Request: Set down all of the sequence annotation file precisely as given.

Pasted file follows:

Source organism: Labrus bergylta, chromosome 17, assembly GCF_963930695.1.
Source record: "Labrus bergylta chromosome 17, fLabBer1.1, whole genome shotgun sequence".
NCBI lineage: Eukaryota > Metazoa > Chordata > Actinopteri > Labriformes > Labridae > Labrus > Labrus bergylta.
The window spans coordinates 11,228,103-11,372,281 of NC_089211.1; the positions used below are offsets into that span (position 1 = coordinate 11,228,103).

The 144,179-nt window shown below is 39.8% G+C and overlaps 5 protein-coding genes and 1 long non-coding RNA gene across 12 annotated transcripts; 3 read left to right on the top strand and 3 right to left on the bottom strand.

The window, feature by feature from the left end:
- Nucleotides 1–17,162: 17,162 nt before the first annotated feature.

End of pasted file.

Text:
Source organism: Labrus bergylta, chromosome 17, assembly GCF_963930695.1.
Source record: "Labrus bergylta chromosome 17, fLabBer1.1, whole genome shotgun sequence".
NCBI lineage: Eukaryota > Metazoa > Chordata > Actinopteri > Labriformes > Labridae > Labrus > Labrus bergylta.
The window spans coordinates 11,228,103-11,372,281 of NC_089211.1; the positions used below are offsets into that span (position 1 = coordinate 11,228,103).

The 144,179-nt window shown below is 39.8% G+C and overlaps 5 protein-coding genes and 1 long non-coding RNA gene across 12 annotated transcripts; 3 read left to right on the top strand and 3 right to left on the bottom strand.

The window, feature by feature from the left end:
- Nucleotides 1–17,162: 17,162 nt before the first annotated feature.